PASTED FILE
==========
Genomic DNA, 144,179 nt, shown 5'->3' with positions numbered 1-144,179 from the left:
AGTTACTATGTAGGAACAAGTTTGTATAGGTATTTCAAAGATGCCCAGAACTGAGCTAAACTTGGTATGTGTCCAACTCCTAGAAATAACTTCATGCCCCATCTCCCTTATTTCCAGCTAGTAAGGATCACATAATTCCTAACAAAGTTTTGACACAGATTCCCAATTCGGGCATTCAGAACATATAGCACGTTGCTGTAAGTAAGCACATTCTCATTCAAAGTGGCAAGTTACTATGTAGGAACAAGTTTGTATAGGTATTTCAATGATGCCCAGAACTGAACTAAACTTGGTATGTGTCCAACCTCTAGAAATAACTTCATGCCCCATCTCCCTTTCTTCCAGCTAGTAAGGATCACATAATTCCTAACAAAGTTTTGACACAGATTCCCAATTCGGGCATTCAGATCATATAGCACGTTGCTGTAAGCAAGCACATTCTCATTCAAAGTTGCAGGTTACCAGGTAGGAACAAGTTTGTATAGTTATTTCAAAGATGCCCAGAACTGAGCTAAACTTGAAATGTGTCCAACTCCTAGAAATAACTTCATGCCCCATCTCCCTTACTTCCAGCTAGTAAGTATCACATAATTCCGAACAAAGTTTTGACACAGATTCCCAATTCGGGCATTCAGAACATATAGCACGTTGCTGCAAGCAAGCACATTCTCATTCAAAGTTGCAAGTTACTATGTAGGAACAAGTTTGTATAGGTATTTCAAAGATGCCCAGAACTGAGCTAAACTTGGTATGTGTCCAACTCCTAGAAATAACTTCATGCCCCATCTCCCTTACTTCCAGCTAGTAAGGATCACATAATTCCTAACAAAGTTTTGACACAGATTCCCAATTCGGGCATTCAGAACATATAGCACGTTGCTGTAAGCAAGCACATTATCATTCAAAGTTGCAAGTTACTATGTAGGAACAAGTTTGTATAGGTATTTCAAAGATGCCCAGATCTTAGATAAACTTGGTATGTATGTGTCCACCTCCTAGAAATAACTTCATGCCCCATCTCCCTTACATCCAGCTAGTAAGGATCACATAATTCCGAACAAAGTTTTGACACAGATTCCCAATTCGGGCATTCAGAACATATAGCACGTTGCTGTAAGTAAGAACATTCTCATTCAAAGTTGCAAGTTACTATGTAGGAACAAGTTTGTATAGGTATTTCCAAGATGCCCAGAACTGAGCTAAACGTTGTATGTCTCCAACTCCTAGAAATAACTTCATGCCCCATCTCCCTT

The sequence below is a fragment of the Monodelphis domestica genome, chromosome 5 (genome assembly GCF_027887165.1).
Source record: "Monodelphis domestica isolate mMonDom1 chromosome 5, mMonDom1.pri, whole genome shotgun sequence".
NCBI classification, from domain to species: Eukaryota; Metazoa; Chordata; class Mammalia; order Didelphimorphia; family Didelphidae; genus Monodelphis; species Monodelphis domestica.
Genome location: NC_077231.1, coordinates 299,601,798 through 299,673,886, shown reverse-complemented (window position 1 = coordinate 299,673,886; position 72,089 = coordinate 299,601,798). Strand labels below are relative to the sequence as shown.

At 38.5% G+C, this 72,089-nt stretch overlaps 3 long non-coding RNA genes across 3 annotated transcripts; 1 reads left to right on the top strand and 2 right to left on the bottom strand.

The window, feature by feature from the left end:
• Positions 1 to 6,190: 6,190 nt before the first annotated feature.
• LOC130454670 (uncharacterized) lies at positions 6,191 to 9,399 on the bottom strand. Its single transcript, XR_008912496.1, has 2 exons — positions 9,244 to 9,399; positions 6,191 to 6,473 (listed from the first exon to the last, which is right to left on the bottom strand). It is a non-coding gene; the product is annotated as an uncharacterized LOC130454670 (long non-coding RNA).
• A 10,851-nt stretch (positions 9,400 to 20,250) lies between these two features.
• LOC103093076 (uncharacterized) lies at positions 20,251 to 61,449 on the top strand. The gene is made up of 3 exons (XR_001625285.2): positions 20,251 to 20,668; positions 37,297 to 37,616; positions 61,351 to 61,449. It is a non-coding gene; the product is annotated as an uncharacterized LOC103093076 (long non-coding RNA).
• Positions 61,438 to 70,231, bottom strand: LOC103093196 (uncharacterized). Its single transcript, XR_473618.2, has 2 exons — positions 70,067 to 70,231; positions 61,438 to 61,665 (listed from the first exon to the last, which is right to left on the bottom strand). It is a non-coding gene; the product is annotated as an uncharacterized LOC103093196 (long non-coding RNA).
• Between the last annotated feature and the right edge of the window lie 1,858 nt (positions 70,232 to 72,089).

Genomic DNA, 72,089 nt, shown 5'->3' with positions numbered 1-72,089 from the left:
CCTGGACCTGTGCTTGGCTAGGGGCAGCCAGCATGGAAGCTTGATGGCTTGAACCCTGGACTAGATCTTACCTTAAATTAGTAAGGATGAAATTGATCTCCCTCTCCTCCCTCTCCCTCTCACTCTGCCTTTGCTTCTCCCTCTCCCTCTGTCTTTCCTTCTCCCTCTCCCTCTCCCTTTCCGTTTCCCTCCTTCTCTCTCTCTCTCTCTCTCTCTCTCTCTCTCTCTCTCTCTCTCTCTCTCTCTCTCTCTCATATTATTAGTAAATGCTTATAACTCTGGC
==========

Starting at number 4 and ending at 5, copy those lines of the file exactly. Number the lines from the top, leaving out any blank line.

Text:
Source record: "Monodelphis domestica isolate mMonDom1 chromosome 5, mMonDom1.pri, whole genome shotgun sequence".
NCBI classification, from domain to species: Eukaryota; Metazoa; Chordata; class Mammalia; order Didelphimorphia; family Didelphidae; genus Monodelphis; species Monodelphis domestica.